And yet, despite this, the movie also manages to feel slow. That's because so much of the film is watching the characters walk from place to place (not actually doing anything) while the soundtrack sings about the adventure. This happens a lot, and you'll hear the three or so (not at all memorable) tracks over and over again as the movie tries to use the tunes to punctuate moments. It takes the film, already slight in its details, and drags it out to fill a two-hour time-slot on TV (which, again, works out to an hour-fifteen). The movie both feels too long and too short in equal measure, an amazing feat all things considered.

The only time the film manages to get the pacing just right is during the sequence with Golum. Golum, as he's featured here, is a creepy amphibian living in a cave (although, as those of us that have gone through the whole Saga know, there's more to him than that). When Bilbo stumbles onto Golum (after falling into a pit and ending up in Golum's underground lake), the hobbit finds a shiny little ring, one that, when he finally puts it on, makes him invisible. The interchange between hobbit and Golum, the discovery of what the ring can do, and Bilbo's tricks to elude the creature, all come at a brisk but not to fast pace. It's really well done. If only more of the film could have followed that formula and just let the story breathe properly.

And then there's the fact that often the film simply glosses over details and the characters simply shrug and move on. Gandalf comes looking for a burglar but why did he chose Bilbo? Was there a past? Was Bilbo once actually a burglar, or was it simply that Gandalf had a premonition? And then there's the One Ring which is such an important item in the later epic but no one (not even Gandalf who should know better) says one word about it. There's a big story behind the One Ring but this film doesn't have any time for it.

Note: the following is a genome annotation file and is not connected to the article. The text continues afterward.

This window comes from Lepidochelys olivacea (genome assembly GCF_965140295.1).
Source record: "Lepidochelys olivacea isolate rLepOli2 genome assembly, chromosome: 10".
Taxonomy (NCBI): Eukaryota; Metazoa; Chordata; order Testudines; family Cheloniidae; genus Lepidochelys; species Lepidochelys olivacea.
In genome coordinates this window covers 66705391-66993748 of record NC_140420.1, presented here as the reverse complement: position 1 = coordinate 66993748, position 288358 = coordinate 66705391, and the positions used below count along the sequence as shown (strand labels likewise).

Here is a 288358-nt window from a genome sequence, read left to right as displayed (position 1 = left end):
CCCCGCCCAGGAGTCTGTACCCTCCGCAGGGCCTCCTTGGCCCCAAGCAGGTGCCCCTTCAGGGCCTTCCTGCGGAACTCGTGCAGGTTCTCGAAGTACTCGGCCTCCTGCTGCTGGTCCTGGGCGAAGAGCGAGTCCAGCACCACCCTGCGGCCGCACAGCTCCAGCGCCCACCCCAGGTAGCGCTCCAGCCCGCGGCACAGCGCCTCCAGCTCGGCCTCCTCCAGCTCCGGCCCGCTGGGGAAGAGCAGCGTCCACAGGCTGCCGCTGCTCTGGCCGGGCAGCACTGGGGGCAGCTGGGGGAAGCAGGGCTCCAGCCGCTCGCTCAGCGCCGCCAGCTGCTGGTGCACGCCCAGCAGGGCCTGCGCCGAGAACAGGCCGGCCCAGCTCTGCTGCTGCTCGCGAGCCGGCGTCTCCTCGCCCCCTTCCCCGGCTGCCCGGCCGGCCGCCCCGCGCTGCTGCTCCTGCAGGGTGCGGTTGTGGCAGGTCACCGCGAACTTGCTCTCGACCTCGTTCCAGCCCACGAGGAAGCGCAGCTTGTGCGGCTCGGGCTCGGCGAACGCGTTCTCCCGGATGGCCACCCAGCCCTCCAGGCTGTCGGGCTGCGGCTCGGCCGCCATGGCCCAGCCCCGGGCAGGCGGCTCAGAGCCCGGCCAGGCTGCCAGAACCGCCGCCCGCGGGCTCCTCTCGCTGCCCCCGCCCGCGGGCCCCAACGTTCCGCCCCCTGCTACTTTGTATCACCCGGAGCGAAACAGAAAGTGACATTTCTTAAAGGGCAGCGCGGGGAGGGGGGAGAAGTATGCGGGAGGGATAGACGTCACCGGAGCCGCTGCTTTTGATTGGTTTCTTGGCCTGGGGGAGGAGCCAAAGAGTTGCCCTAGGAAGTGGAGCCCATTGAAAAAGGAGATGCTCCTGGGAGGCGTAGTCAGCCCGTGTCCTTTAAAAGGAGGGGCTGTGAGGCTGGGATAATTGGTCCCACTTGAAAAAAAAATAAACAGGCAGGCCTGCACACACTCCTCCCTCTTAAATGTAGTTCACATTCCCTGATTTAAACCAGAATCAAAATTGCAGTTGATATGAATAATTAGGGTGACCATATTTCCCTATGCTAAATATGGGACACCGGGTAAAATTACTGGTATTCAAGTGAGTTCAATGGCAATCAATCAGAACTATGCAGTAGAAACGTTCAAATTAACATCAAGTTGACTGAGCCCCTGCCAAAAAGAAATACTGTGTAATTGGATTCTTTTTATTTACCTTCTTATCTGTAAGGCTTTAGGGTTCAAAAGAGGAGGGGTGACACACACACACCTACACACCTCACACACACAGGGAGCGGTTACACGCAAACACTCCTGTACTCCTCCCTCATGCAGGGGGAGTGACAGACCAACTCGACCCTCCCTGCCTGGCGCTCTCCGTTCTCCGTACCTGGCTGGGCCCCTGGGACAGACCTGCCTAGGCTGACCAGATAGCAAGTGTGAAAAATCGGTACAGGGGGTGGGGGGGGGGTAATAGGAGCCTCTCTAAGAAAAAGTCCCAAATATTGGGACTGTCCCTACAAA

The fact is that, with just a little tweaking this film could be really good. The animation on display is solid, a really quirky but detailed style that suits the fantasy setting of the story. Each creature featured, from the goblins to the trolls, Golum, human, and elf, all look different and interesting. The movement is crisp, the action clean, and everything about the film's artistic craft shows that the animators cared about the product they were making. It's a solid feast for the eyes (considering the age it was made in and the limitations of the animation techniques available).

As I noted, I watched this a number of times growing up and, back then, I really enjoyed the film. It was different, a tale you couldn't find anywhere else, and the adventure seemed epic enough for me at the time. But going back and watching it now, with how far animation has come and how the storytelling style has changed in the last four decades, this film feels absolutely antiquated. It doesn't have the power to the way it used to; it feels plodding when once it seemed amazing.

And yet, it's still easy to say that this film is the best adaptation of The Hobbit we've yet seen. That should underline how much the Peter Jackson trilogy based on the same material managed to bungle everything about this tale. For all the flaws of the 1977 animated take, the Rankin-Bass The Hobbit is positively a masterpiece in comparison to the trilogy yet to come...